El Museo del Barrio
Themes: The impact of economics and Creole culture on visual arts
Iconic image: You have to dream (in blue), an 84-by-60-inch oil painting by contemporary Puerto Rican artist Arnaldo Roche Rabell, incorporates native plants to portray the link between man and the land.
As the Caribbean’s economic reliance has shifted from sugar and tobacco industries, which dominated the islands in the 18th century, to energy and tourism today, the cultural identity of the region’s people has blurred. The importance of individuality in an increasingly globalized world is at the heart of the works at the institution, as in Rabell’s painting in which island plants literally make up his self-portrait. • 1230 Fifth Ave between 104th and 105th Sts (212-831-7272, elmuseo.org). Tue–Sat 11am–6pm, Sun 1–5pm; suggested donation $9, seniors and students $5. Tue 12–Jan 6.
Studio Museum in Harlem
Themes: Race and the Caribbean’s dual identity
Iconic image: The ink-and-chalk Portrait of Jean-Baptiste Belley by Anne-Louis Girodet de Roussy-Trioson captures the slave turned Haitian Revolution hero.
The image of a peaceful Caribbean vacation at a seaside resort provides a sharp contrast with the region’s violent history. Works on view reference political uprisings starting with the turn-of-the-19th-century Haitian Revolution, and continue through current global debates about human rights in nations such as Cuba, Jamaica and the Dominican Republic. Meanwhile, a separate display examines a legacy of zombies and drug runners—both fictional and real—who searched the islands for riches and refuge. • 144 W 125th St between Adam Clayton Powell Jr. Blvd (Seventh Ave) and Malcolm X Blvd (Lenox Ave) (212-864-4500, studiomuseum.org). Thu–Fri noon–9pm, Sat 10am–6pm, Sun noon–6pm; suggested donation $7, seniors and students $3. June 14–Oct 21.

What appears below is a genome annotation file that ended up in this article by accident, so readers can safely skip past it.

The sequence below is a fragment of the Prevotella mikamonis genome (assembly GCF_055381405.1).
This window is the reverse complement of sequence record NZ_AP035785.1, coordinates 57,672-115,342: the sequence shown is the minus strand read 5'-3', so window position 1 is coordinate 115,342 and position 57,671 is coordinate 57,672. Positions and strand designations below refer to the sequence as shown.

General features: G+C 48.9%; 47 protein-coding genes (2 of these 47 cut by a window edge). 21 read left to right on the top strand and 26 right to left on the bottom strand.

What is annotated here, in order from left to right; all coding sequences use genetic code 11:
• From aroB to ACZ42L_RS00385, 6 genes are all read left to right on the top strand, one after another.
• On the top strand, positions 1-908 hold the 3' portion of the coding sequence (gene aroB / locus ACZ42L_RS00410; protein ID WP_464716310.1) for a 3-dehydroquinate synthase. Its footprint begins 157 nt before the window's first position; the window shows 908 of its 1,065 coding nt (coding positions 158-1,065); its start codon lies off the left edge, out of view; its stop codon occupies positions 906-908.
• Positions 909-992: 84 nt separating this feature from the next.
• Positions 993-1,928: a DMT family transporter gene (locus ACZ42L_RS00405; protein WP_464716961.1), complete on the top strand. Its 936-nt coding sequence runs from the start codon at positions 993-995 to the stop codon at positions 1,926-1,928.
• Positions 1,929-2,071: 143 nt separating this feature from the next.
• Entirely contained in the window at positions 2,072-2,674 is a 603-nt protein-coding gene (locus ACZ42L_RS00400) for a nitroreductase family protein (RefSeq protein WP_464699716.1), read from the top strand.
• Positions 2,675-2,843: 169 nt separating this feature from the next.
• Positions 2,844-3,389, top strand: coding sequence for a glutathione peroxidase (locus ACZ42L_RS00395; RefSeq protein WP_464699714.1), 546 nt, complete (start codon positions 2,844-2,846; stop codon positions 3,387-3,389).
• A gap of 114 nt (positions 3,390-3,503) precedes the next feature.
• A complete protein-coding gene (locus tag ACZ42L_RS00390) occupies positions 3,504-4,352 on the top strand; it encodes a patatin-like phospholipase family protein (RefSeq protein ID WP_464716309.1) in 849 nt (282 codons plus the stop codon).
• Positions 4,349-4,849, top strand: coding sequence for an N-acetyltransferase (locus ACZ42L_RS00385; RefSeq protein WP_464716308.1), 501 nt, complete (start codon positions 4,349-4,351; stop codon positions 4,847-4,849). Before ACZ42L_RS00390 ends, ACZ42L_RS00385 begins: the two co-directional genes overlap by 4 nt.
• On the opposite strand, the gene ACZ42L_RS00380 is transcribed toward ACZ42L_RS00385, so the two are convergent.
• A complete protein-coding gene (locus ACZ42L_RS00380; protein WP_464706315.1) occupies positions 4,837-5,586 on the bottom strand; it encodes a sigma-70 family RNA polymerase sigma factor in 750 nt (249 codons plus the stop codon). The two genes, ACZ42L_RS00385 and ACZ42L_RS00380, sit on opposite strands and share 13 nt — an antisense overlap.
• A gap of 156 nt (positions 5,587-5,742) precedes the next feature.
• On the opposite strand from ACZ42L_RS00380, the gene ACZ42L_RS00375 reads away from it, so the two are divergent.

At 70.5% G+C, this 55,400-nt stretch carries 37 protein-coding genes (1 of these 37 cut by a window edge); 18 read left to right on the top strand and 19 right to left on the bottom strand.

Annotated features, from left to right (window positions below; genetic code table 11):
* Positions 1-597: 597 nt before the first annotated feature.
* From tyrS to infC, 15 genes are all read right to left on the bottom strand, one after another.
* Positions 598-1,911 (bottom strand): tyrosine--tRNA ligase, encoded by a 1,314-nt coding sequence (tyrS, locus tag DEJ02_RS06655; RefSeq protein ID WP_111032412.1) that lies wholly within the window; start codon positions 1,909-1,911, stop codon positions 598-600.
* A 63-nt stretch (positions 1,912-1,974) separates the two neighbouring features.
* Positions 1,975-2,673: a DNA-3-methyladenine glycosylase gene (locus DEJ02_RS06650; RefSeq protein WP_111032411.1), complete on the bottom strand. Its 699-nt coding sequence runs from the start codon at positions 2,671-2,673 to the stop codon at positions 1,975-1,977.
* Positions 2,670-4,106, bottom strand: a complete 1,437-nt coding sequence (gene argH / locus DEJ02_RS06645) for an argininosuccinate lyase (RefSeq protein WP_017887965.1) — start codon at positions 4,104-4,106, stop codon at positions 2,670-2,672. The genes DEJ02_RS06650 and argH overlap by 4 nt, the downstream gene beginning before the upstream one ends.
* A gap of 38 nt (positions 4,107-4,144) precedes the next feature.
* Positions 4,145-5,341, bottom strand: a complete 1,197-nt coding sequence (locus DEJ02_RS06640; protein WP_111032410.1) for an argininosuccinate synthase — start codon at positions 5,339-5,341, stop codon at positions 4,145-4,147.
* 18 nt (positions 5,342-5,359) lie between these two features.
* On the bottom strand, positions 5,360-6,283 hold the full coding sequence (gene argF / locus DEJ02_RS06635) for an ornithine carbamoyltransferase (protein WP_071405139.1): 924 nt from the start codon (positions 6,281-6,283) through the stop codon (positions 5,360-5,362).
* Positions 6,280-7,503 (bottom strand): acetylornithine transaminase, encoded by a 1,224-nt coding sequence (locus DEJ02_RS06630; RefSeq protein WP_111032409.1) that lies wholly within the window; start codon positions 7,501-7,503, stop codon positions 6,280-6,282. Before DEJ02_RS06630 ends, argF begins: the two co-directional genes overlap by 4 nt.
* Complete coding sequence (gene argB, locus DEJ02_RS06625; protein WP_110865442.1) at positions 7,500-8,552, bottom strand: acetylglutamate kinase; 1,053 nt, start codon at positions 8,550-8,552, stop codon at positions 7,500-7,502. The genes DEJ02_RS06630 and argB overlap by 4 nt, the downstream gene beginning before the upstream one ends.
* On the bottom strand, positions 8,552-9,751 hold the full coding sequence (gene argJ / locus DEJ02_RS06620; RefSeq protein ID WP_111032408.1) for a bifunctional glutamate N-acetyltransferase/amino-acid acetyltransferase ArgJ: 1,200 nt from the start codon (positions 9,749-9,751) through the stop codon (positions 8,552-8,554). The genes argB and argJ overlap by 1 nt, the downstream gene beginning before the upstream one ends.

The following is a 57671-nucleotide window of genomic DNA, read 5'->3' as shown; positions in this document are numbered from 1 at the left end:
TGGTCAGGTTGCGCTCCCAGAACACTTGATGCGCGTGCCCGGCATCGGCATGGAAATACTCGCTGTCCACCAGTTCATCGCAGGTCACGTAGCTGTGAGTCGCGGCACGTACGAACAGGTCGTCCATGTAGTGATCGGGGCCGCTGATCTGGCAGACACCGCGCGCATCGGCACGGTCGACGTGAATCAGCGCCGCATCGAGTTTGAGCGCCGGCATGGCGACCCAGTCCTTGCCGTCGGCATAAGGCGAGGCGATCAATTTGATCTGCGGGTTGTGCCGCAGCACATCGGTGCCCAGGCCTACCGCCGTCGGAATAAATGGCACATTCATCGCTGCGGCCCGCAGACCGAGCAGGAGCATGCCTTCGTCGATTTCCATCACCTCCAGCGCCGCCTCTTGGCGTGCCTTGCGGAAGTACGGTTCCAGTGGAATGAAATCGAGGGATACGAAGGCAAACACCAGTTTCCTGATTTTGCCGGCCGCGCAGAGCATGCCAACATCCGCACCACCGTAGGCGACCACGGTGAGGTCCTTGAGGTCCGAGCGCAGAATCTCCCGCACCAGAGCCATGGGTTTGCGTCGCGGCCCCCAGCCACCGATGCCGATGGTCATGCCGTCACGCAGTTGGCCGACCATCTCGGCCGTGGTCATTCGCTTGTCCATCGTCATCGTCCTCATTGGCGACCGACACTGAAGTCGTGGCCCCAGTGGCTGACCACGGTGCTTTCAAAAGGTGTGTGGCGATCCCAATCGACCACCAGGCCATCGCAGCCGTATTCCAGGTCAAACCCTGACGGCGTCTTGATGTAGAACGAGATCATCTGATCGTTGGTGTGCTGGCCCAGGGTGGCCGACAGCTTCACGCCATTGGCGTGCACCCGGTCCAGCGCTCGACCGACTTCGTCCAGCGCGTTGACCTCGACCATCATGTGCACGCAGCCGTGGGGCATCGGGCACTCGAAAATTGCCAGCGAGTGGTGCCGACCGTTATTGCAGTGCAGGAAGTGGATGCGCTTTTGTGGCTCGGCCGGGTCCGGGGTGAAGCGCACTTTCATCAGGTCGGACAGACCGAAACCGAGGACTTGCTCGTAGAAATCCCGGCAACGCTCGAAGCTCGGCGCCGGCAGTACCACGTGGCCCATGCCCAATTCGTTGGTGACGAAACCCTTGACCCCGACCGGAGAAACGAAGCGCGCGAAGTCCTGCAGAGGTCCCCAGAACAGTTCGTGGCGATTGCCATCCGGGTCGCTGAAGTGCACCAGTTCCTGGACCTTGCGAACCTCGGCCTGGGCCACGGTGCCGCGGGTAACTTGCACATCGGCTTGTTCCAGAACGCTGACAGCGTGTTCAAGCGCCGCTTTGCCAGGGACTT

Queens Museum of Art
Themes: The hardships of island life and diversity of the Caribbean people
Iconic image: Vanishing Point: Multiple for Assembly, a 12-foot-long wooden airplane with termite-shaped jet engines by Charles Juhasz-Alvarado, demonstrates the battle between man and the elements.
Island living may seem idyllic, but Mother Nature presents complex challenges, from hurricanes to nasty insect infestations. This exhibit, which includes Winslow Homer’s 1888 etching Perils of the Sea, concentrates on this isolation, as well as the cultural developments it can breed in language as well as religious rituals. • Flushing Meadows–Corona Park, near 111th St and 49th Ave entrance, Flushing, Queens (718-592-9700, queensmuseum.org). Wed–Sun noon–6pm; suggested donation $5, seniors and students $2.50, children under 5 free. June 17–Jan 6.